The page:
The cost of the project is a cool $55 million, 20 percent of which the city already has in hand. Some of that money comes from Orange County’s transportation bond, Measure M, which handcuffs how municipalities can spend the money.
For the 37 families that will be displaced by the widening, the cost is much higher. Danny Cortes’ family lives at one of the homes Santa Ana plans to purchase for the project. When Cortes learned about the project at community meetings in 2012, his house wasn’t on the list of properties that would be purchased for the project. Only after checking the city’s website in January did he learn that his family would likely be evicted from the place they have called home for over a decade, when the homeowner cashes out.
“It is hard to just leave the place because you have to, when there’s no other option,” Cortes said.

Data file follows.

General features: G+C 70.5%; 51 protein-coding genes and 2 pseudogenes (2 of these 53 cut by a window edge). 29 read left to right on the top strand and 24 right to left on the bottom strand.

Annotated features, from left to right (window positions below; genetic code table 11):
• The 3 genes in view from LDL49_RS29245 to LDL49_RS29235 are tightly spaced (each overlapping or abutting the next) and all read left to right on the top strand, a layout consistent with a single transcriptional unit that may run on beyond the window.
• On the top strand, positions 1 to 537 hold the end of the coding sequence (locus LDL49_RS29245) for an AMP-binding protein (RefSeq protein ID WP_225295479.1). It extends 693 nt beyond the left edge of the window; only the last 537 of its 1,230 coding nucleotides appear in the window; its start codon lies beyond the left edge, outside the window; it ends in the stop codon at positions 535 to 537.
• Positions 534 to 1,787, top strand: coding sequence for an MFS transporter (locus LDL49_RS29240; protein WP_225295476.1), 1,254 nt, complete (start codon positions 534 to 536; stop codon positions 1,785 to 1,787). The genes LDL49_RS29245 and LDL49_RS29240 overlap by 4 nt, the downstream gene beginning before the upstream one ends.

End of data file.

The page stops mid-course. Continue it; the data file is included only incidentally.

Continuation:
Cortes has been working with Santa Ana Active Streets (SAAS)**, a nonprofit coalition of advocacy groups who push for complete street and smart growth solutions for regional transportation problems. In a document submitted to the city as public testimony, SAAS notes that despite the addition of a bike lane and ADA-compliant street crossings, this plan is not one that will make life safer for street users.
We should note, Santa Ana is not a city led by car centric politicians and a 20th century planning staff. Mayor Miguel Pulido’s recent has signed on to the U.S. Department of Transportation’s “Mayors’ Challenge for Safer People, Safer Streets.” The city just won an award from the Urban Land Institute for its Downtown Transit Zone: Complete Streets Plan to address first mile-last mile connectivity.